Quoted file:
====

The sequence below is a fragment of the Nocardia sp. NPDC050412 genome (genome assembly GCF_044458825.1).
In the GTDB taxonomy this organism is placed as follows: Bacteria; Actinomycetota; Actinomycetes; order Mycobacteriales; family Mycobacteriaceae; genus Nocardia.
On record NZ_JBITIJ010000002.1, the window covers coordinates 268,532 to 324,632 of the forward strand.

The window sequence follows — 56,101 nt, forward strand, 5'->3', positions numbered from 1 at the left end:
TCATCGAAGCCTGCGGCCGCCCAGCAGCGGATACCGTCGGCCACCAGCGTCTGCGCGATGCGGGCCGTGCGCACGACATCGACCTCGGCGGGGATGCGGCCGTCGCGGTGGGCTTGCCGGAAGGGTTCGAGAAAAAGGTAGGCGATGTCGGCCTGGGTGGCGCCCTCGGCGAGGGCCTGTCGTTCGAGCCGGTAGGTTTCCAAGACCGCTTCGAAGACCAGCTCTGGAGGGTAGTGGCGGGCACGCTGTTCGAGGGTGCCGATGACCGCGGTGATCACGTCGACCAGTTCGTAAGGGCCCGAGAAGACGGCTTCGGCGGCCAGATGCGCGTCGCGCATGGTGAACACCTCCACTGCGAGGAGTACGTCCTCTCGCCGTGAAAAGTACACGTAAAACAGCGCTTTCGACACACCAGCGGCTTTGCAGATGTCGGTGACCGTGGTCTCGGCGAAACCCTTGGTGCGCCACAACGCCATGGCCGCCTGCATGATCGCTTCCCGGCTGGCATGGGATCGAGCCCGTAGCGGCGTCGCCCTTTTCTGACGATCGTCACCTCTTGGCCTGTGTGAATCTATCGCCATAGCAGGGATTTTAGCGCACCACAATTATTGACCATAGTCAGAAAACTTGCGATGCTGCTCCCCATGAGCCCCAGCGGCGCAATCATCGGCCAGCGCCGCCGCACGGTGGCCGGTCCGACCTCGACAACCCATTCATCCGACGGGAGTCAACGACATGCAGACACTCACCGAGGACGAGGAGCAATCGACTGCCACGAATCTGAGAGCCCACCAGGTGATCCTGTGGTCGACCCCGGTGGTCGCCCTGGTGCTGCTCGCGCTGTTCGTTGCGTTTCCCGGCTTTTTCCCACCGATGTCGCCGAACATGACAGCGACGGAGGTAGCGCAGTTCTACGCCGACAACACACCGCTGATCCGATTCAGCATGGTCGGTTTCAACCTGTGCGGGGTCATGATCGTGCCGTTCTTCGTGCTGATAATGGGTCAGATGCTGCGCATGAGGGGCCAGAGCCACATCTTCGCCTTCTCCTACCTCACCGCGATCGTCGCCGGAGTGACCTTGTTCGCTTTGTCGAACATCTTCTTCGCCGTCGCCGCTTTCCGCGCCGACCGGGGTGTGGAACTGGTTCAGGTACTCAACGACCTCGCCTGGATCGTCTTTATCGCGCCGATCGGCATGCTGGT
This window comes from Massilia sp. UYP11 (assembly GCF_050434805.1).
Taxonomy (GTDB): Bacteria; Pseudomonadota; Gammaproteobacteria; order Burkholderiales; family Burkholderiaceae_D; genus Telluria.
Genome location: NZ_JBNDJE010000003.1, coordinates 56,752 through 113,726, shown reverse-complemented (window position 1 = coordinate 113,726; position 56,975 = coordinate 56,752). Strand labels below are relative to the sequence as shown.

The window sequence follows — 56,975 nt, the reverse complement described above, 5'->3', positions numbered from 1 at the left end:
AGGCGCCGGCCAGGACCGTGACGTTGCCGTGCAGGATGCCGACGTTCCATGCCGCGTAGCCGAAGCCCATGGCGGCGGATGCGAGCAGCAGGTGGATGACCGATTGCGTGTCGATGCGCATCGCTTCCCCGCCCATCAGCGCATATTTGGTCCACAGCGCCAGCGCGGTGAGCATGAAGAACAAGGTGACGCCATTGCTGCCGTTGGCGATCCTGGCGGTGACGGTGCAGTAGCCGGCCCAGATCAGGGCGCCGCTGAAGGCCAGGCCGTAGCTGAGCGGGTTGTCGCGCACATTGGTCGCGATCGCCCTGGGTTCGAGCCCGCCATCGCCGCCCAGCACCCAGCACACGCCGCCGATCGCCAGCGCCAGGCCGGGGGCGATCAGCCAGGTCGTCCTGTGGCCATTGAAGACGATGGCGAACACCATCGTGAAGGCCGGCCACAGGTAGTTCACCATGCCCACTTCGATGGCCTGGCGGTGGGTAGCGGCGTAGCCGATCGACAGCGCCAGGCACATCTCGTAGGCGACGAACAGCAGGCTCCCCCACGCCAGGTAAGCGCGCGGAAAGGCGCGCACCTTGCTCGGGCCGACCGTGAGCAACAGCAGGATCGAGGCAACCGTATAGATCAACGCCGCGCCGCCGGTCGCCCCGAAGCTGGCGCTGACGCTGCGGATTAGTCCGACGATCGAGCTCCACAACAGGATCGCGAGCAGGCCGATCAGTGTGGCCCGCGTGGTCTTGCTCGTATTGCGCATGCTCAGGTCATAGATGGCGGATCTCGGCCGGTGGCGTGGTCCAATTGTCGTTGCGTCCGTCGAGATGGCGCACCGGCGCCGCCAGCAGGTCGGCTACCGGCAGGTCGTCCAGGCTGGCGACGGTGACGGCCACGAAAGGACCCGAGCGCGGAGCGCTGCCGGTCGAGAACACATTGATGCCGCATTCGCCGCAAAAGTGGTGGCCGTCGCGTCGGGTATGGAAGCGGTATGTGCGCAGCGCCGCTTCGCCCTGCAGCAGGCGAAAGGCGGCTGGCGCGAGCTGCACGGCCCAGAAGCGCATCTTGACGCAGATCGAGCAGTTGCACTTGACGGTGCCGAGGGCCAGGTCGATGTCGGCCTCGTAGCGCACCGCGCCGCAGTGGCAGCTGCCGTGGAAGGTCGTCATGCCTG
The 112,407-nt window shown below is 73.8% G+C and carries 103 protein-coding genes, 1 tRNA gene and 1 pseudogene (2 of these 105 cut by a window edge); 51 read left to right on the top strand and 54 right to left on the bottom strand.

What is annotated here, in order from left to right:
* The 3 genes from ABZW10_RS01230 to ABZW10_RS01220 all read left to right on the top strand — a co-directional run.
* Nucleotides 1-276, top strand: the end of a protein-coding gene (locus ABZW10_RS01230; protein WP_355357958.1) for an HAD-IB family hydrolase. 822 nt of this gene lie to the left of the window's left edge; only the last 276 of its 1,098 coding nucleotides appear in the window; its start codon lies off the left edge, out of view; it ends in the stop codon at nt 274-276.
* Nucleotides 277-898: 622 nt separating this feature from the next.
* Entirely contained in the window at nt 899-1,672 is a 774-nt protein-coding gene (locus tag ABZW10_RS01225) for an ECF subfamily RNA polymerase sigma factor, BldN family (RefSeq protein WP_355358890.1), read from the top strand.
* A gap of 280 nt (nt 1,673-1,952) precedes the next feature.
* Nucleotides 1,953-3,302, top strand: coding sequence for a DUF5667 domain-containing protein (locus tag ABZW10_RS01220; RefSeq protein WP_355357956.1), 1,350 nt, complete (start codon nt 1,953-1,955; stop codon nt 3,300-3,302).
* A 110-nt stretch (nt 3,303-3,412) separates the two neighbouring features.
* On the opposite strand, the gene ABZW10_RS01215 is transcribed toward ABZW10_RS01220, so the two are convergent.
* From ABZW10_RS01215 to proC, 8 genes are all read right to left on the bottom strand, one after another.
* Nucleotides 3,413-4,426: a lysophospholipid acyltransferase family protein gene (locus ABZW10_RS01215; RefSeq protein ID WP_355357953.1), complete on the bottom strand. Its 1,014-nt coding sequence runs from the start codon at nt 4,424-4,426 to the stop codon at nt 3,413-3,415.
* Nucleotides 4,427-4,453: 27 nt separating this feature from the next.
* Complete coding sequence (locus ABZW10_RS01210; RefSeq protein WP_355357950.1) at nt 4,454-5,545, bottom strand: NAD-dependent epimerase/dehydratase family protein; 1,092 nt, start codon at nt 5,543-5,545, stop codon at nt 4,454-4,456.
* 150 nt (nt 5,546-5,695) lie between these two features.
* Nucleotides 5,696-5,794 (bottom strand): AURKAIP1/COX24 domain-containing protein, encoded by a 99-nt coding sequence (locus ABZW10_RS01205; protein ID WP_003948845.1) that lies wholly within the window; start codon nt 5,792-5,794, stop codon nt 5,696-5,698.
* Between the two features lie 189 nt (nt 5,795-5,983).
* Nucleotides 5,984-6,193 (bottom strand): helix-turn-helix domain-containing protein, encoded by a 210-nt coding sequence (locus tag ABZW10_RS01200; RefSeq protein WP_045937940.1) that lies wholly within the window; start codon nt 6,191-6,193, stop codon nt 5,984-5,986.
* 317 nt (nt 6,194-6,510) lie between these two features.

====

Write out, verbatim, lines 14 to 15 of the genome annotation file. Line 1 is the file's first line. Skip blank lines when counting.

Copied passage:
* Nucleotides 1-276, top strand: the end of a protein-coding gene (locus ABZW10_RS01230; protein WP_355357958.1) for an HAD-IB family hydrolase. 822 nt of this gene lie to the left of the window's left edge; only the last 276 of its 1,098 coding nucleotides appear in the window; its start codon lies off the left edge, out of view; it ends in the stop codon at nt 274-276.
* Nucleotides 277-898: 622 nt separating this feature from the next.